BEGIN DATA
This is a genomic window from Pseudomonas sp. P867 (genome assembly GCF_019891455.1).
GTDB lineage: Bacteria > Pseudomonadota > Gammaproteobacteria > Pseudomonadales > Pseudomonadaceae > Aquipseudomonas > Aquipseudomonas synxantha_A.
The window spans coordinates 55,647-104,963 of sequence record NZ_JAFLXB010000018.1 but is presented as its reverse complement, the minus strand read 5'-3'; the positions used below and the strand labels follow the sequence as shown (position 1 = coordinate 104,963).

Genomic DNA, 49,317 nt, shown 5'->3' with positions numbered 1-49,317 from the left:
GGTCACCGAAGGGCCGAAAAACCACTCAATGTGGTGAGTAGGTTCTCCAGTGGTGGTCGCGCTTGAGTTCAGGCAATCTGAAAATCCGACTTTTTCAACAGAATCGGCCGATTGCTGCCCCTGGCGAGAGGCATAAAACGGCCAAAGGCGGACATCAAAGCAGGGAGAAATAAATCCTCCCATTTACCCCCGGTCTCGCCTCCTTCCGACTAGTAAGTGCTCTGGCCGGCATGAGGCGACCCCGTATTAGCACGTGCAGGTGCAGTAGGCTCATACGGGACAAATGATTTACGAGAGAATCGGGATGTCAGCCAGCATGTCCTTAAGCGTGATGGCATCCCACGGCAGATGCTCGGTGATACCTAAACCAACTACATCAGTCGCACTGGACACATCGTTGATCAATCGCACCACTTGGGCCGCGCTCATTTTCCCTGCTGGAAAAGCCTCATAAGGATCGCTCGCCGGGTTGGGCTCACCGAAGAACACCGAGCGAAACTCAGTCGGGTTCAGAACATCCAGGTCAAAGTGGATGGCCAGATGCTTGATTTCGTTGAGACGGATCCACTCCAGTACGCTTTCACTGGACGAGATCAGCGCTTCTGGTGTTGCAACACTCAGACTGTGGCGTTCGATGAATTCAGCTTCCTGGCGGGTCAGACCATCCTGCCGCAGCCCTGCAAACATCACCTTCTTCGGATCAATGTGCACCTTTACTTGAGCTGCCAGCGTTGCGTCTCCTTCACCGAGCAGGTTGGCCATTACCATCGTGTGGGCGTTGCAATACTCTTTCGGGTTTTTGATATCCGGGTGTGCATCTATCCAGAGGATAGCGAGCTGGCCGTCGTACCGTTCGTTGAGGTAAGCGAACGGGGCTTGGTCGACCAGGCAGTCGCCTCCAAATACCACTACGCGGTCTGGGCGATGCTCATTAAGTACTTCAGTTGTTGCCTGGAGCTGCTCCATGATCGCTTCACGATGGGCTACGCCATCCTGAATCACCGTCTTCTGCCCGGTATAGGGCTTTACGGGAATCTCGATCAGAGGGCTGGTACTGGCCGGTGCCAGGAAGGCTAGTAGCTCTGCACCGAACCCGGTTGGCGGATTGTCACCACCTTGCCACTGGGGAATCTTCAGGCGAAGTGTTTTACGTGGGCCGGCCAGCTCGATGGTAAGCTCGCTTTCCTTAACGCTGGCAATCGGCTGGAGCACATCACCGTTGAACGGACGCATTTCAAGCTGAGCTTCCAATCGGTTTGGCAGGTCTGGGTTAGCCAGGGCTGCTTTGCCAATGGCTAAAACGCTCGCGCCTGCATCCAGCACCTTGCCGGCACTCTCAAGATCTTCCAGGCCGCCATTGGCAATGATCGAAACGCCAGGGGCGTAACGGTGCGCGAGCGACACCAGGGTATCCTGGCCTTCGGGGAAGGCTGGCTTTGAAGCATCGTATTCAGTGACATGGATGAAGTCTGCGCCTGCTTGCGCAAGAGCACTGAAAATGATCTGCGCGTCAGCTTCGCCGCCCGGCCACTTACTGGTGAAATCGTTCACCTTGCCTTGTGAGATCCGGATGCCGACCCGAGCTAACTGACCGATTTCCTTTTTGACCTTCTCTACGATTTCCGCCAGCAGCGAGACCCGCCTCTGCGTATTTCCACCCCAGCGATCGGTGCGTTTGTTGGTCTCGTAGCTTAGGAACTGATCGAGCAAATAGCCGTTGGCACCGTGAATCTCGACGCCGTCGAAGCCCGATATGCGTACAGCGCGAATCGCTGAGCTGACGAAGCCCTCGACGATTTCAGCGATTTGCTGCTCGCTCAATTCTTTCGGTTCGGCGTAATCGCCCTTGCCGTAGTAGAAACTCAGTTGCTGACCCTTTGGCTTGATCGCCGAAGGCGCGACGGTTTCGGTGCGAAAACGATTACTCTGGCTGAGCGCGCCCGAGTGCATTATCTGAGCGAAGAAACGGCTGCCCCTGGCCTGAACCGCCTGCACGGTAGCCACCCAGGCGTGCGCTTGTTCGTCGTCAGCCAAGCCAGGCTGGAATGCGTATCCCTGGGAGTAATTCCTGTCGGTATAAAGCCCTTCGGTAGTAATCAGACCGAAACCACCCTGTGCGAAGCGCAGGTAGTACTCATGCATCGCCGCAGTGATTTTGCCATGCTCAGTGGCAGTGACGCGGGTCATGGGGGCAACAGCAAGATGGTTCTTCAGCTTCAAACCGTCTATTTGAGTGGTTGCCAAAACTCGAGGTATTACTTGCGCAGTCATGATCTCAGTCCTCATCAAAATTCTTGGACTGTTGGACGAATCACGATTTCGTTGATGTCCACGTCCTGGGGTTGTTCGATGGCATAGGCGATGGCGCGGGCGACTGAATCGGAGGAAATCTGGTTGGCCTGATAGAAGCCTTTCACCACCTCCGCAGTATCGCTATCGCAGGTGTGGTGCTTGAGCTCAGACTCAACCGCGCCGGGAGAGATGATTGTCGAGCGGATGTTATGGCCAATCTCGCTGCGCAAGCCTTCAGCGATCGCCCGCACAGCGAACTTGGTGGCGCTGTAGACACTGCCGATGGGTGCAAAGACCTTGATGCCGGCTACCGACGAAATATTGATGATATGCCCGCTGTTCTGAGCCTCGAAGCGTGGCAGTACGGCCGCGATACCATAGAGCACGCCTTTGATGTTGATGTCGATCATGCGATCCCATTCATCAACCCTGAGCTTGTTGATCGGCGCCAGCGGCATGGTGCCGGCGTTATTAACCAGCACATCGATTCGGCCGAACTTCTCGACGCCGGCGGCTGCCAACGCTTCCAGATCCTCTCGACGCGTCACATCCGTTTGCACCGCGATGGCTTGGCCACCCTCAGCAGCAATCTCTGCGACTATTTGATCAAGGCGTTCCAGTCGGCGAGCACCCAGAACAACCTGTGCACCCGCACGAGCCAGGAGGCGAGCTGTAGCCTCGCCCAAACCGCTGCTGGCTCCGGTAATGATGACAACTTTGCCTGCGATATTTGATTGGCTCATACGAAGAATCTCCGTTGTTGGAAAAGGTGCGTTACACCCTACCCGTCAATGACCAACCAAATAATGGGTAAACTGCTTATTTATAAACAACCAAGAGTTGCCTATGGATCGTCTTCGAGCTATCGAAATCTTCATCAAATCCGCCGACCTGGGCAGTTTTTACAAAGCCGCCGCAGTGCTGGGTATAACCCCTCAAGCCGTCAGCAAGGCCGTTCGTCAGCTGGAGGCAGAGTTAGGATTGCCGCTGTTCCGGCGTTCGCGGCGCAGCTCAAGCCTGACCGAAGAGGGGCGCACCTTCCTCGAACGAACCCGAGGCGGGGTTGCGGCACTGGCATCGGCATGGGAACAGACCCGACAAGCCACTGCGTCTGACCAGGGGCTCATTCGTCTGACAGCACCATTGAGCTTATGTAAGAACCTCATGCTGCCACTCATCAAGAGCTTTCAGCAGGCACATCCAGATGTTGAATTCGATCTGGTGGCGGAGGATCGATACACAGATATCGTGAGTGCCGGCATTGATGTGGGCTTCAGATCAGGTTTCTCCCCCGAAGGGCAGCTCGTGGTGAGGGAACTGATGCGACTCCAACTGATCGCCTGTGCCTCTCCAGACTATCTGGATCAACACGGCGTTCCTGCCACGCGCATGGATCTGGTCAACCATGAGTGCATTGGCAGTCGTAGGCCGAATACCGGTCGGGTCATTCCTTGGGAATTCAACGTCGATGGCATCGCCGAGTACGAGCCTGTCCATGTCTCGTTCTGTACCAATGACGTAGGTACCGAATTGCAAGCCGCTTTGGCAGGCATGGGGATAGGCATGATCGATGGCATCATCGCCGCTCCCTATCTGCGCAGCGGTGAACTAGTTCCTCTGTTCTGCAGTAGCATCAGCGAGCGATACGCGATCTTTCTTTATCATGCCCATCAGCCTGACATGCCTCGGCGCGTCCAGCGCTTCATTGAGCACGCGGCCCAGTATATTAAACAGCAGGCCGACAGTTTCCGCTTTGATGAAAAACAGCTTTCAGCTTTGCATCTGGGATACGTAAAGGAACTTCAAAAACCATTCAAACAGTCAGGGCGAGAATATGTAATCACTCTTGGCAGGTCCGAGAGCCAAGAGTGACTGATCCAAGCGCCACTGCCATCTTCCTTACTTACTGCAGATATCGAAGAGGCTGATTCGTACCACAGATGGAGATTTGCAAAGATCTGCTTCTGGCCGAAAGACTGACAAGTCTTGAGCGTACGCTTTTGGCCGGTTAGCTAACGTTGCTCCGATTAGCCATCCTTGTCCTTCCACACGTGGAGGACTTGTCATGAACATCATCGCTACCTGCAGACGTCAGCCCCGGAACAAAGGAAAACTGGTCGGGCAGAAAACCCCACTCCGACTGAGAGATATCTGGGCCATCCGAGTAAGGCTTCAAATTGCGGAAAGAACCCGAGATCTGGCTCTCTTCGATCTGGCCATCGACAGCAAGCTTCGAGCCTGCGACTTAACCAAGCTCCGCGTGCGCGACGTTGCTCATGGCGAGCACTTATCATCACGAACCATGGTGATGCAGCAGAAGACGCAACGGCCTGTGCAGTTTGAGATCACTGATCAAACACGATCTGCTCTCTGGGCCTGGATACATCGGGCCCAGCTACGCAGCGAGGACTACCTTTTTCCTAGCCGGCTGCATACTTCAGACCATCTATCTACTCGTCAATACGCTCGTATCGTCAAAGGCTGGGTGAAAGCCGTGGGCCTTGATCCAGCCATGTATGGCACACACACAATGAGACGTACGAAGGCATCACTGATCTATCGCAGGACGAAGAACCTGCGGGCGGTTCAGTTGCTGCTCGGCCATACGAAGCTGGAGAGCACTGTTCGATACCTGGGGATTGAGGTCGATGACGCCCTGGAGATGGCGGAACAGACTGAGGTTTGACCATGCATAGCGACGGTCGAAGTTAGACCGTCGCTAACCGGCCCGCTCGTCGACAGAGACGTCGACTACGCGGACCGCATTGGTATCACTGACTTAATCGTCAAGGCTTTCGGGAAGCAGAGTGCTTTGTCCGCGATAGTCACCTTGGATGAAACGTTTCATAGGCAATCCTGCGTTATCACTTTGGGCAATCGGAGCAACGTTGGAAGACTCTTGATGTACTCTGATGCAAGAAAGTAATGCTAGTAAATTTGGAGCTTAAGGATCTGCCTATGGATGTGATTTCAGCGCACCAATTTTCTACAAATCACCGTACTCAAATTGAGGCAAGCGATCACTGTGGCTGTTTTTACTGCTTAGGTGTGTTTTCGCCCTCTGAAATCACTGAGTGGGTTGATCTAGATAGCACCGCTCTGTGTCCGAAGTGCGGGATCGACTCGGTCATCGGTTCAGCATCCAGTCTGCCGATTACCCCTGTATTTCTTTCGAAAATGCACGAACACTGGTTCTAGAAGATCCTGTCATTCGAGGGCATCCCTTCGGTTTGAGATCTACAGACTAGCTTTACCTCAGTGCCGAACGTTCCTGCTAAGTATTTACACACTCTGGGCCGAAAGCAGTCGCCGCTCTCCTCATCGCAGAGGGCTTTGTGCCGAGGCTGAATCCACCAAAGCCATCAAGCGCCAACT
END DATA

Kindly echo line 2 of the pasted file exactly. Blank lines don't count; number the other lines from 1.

GTDB lineage: Bacteria > Pseudomonadota > Gammaproteobacteria > Pseudomonadales > Pseudomonadaceae > Aquipseudomonas > Aquipseudomonas synxantha_A.